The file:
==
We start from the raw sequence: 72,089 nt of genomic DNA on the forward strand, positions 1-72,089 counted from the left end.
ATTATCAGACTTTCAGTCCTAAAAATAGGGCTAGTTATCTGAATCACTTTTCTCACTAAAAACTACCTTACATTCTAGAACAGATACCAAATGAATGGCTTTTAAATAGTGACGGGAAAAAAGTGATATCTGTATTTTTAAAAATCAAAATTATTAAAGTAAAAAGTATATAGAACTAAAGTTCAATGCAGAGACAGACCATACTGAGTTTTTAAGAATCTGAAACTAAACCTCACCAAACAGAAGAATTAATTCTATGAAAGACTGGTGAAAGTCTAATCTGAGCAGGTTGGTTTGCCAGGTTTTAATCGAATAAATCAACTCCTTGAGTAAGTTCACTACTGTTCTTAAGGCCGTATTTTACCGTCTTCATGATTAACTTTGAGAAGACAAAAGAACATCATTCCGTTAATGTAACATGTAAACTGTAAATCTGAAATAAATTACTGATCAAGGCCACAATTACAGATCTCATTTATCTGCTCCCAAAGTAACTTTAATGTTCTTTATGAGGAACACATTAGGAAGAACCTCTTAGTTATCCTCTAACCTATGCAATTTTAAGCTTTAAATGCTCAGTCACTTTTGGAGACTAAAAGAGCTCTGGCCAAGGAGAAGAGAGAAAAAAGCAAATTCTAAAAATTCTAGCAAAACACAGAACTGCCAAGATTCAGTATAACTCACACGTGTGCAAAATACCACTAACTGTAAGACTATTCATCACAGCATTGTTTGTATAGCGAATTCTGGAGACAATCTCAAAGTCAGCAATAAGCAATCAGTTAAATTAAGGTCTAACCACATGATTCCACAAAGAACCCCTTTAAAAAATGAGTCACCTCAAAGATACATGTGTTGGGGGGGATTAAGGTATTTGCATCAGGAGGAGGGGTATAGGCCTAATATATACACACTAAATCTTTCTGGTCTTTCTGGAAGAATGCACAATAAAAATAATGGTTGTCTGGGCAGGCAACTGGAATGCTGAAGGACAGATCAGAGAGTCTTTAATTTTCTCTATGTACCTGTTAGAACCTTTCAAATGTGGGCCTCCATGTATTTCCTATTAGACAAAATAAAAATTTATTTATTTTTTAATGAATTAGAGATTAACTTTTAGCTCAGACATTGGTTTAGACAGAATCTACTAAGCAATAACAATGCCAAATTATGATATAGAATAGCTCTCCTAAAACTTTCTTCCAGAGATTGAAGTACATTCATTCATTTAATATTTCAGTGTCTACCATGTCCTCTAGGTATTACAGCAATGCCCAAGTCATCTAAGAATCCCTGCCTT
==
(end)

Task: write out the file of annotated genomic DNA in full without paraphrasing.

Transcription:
We start from the raw sequence: 72,089 nt of genomic DNA on the forward strand, positions 1-72,089 counted from the left end.
ATTATCAGACTTTCAGTCCTAAAAATAGGGCTAGTTATCTGAATCACTTTTCTCACTAAAAACTACCTTACATTCTAGAACAGATACCAAATGAATGGCTTTTAAATAGTGACGGGAAAAAAGTGATATCTGTATTTTTAAAAATCAAAATTATTAAAGTAAAAAGTATATAGAACTAAAGTTCAATGCAGAGACAGACCATACTGAGTTTTTAAGAATCTGAAACTAAACCTCACCAAACAGAAGAATTAATTCTATGAAAGACTGGTGAAAGTCTAATCTGAGCAGGTTGGTTTGCCAGGTTTTAATCGAATAAATCAACTCCTTGAGTAAGTTCACTACTGTTCTTAAGGCCGTATTTTACCGTCTTCATGATTAACTTTGAGAAGACAAAAGAACATCATTCCGTTAATGTAACATGTAAACTGTAAATCTGAAATAAATTACTGATCAAGGCCACAATTACAGATCTCATTTATCTGCTCCCAAAGTAACTTTAATGTTCTTTATGAGGAACACATTAGGAAGAACCTCTTAGTTATCCTCTAACCTATGCAATTTTAAGCTTTAAATGCTCAGTCACTTTTGGAGACTAAAAGAGCTCTGGCCAAGGAGAAGAGAGAAAAAAGCAAATTCTAAAAATTCTAGCAAAACACAGAACTGCCAAGATTCAGTATAACTCACACGTGTGCAAAATACCACTAACTGTAAGACTATTCATCACAGCATTGTTTGTATAGCGAATTCTGGAGACAATCTCAAAGTCAGCAATAAGCAATCAGTTAAATTAAGGTCTAACCACATGATTCCACAAAGAACCCCTTTAAAAAATGAGTCACCTCAAAGATACATGTGTTGGGGGGGATTAAGGTATTTGCATCAGGAGGAGGGGTATAGGCCTAATATATACACACTAAATCTTTCTGGTCTTTCTGGAAGAATGCACAATAAAAATAATGGTTGTCTGGGCAGGCAACTGGAATGCTGAAGGACAGATCAGAGAGTCTTTAATTTTCTCTATGTACCTGTTAGAACCTTTCAAATGTGGGCCTCCATGTATTTCCTATTAGACAAAATAAAAATTTATTTATTTTTTAATGAATTAGAGATTAACTTTTAGCTCAGACATTGGTTTAGACAGAATCTACTAAGCAATAACAATGCCAAATTATGATATAGAATAGCTCTCCTAAAACTTTCTTCCAGAGATTGAAGTACATTCATTCATTTAATATTTCAGTGTCTACCATGTCCTCTAGGTATTACAGCAATGCCCAAGTCATCTAAGAATCCCTGCCTT